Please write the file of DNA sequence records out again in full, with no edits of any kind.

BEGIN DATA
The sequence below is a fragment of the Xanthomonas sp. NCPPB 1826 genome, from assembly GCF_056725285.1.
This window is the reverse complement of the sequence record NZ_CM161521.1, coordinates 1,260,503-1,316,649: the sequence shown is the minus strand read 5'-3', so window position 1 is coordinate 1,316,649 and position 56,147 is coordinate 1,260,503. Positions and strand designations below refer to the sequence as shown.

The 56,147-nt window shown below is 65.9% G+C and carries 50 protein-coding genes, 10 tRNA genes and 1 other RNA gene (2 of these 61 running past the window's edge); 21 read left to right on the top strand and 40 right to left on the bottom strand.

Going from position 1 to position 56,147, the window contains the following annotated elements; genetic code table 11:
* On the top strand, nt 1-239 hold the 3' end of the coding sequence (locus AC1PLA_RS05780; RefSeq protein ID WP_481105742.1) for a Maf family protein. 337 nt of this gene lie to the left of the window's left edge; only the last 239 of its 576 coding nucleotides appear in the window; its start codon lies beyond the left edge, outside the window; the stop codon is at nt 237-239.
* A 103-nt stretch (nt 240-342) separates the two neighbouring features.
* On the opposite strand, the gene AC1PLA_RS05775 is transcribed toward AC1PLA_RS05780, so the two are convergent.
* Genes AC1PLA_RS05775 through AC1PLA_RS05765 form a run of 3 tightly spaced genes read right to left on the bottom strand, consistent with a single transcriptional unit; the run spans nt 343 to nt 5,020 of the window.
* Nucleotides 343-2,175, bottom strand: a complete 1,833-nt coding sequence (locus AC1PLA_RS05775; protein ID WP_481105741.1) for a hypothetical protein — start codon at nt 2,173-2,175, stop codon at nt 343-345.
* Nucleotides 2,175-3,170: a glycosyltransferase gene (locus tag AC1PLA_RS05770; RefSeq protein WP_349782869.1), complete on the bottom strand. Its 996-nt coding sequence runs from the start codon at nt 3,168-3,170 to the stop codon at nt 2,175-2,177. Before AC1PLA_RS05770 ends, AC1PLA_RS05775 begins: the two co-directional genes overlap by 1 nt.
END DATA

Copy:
The sequence below is a fragment of the Xanthomonas sp. NCPPB 1826 genome, from assembly GCF_056725285.1.
This window is the reverse complement of the sequence record NZ_CM161521.1, coordinates 1,260,503-1,316,649: the sequence shown is the minus strand read 5'-3', so window position 1 is coordinate 1,316,649 and position 56,147 is coordinate 1,260,503. Positions and strand designations below refer to the sequence as shown.

The 56,147-nt window shown below is 65.9% G+C and carries 50 protein-coding genes, 10 tRNA genes and 1 other RNA gene (2 of these 61 running past the window's edge); 21 read left to right on the top strand and 40 right to left on the bottom strand.

Going from position 1 to position 56,147, the window contains the following annotated elements; genetic code table 11:
* On the top strand, nt 1-239 hold the 3' end of the coding sequence (locus AC1PLA_RS05780; RefSeq protein ID WP_481105742.1) for a Maf family protein. 337 nt of this gene lie to the left of the window's left edge; only the last 239 of its 576 coding nucleotides appear in the window; its start codon lies beyond the left edge, outside the window; the stop codon is at nt 237-239.
* A 103-nt stretch (nt 240-342) separates the two neighbouring features.
* On the opposite strand, the gene AC1PLA_RS05775 is transcribed toward AC1PLA_RS05780, so the two are convergent.
* Genes AC1PLA_RS05775 through AC1PLA_RS05765 form a run of 3 tightly spaced genes read right to left on the bottom strand, consistent with a single transcriptional unit; the run spans nt 343 to nt 5,020 of the window.
* Nucleotides 343-2,175, bottom strand: a complete 1,833-nt coding sequence (locus AC1PLA_RS05775; protein ID WP_481105741.1) for a hypothetical protein — start codon at nt 2,173-2,175, stop codon at nt 343-345.
* Nucleotides 2,175-3,170: a glycosyltransferase gene (locus tag AC1PLA_RS05770; RefSeq protein WP_349782869.1), complete on the bottom strand. Its 996-nt coding sequence runs from the start codon at nt 3,168-3,170 to the stop codon at nt 2,175-2,177. Before AC1PLA_RS05770 ends, AC1PLA_RS05775 begins: the two co-directional genes overlap by 1 nt.